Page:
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YouTube ends manual music copyright claims in an attempt to protect creator revenue

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YouTube is making new changes to copyright enforcement policies with regards to music used in videos. These updates can result in a huge rush of blocked videos in the immediate term but could result in a more relaxed and healthier ecosystem in the long run.

According to the upcoming updates, copyright owners cannot monetize videos that contain a very short or unintentional use of their copyrighted music through the “Manual Claiming” tool. On the other hand, copyright owners can, however, prevent monetizing the video or they can alternatively block the content as well.

“One concerning trend we’ve seen is aggressive manual claiming of very short music clips used in monetized videos. These claims can feel particularly unfair, as they transfer all revenue from the creator to the claimant, regardless of the amount of music claimed,” read an excerpt from YouTube’s latest blog post.

It is to be noted that these upcoming changes apply to the “Manual Claiming” tool alone, which isn’t the most popular route for copyright violations currently. Content ID match system sees the majority of the copyright claims instead; this system scans the videos uploaded on YouTube against the files submitted by the copyright owners.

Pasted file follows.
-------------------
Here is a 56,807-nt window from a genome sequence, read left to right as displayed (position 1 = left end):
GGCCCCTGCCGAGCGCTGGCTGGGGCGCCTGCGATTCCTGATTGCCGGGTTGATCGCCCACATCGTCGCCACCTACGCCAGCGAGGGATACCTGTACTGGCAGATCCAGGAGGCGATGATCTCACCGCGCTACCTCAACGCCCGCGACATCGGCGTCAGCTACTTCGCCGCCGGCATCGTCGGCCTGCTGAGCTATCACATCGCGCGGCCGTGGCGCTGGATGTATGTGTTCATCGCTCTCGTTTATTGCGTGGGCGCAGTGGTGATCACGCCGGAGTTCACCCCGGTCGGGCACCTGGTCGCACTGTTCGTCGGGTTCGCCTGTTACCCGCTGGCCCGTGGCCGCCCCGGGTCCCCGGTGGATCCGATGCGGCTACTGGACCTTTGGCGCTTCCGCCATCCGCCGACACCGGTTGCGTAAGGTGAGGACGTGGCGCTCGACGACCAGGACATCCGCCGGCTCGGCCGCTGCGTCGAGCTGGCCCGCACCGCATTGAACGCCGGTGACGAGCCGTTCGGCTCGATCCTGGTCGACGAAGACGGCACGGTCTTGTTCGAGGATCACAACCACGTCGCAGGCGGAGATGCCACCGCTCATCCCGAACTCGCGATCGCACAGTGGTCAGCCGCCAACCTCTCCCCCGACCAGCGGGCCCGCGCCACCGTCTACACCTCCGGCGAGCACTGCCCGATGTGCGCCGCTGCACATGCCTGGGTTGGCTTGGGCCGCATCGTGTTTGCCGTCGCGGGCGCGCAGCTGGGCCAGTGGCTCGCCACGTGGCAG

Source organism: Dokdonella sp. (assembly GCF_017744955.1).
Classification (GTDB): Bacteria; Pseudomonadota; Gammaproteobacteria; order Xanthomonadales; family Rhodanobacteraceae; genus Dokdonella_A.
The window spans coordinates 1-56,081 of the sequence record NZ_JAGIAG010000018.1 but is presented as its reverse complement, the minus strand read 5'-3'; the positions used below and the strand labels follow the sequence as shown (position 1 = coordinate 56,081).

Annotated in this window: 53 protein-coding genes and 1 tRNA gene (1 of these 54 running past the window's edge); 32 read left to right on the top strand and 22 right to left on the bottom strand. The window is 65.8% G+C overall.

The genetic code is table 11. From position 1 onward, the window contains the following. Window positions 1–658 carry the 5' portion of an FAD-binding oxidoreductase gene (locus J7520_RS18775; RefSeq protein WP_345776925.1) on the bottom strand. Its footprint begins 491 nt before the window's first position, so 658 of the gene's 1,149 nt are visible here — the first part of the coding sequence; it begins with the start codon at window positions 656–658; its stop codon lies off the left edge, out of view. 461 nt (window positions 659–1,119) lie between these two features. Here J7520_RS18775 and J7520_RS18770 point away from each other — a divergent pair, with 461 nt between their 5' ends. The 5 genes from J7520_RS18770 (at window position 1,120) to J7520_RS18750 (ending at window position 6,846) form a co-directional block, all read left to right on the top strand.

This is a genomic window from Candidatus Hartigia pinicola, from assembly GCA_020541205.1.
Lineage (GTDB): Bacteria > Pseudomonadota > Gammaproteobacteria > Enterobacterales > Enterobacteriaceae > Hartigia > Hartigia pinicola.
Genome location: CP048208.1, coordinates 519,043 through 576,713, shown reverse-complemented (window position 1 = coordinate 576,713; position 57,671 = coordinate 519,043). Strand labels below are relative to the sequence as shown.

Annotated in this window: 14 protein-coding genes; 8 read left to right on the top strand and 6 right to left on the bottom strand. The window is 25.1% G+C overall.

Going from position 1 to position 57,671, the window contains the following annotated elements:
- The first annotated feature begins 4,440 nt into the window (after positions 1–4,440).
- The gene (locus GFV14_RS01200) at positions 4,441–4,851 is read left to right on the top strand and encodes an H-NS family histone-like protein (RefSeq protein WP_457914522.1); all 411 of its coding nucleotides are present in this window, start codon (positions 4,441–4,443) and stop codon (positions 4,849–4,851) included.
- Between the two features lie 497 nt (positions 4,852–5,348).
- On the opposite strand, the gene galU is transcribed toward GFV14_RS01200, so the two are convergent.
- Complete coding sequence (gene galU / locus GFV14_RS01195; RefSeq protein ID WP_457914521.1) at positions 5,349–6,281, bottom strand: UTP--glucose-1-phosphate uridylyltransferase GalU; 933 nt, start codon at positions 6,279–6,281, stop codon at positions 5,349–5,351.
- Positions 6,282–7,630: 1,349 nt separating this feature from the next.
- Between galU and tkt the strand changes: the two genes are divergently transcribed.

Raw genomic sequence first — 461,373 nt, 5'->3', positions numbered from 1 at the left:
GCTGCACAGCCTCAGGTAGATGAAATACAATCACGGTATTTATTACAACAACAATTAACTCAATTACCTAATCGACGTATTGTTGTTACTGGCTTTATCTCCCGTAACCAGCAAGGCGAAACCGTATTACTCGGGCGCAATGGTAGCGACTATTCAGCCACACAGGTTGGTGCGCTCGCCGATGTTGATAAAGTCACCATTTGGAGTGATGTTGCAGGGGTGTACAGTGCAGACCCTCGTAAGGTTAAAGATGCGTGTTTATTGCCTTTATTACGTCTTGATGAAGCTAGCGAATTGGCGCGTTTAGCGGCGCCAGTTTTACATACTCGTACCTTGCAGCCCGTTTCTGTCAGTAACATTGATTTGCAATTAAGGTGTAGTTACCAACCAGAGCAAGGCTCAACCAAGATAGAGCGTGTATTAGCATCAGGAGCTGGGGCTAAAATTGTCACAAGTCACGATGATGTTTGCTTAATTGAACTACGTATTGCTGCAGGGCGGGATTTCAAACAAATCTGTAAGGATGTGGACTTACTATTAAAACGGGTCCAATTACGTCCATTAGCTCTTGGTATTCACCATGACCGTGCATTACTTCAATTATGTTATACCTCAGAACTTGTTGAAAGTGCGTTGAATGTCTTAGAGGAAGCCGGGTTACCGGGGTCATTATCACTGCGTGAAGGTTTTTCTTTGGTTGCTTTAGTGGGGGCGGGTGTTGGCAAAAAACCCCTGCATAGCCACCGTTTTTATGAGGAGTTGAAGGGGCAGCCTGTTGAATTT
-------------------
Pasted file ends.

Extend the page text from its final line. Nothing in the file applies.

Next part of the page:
Once a violation is found, copyright owners can then either block or monetize the videos on their behalf.

With Manual Claiming tool, copyright owners are allowed to search through all the publicly uploaded and available videos on YouTube. In this case, owners can file for a claim once a match is found.

For instance, if a vlogger happens to walk past a car that plays a certain song, the copyright holder of the song can file for a copyright violation through the “Manual Claiming” tool and result in the loss of revenue for the vlogger for the particular vlog.

Out of the Content ID match system and Manual Claiming tool, the latter one tends to cause the most damage to creator uploaded content on YouTube. Even an unintentional or a very short presence of copyrighted music can result in a copyright claim and subsequent loss of revenue.

“We strive to make YouTube a fair ecosystem for everyone, including songwriters, artists, and YouTube creators. We acknowledge that these changes may result in more blocked content in the near-term, but we feel this is an important step toward striking the right balance over the long-term,” wrote the company.

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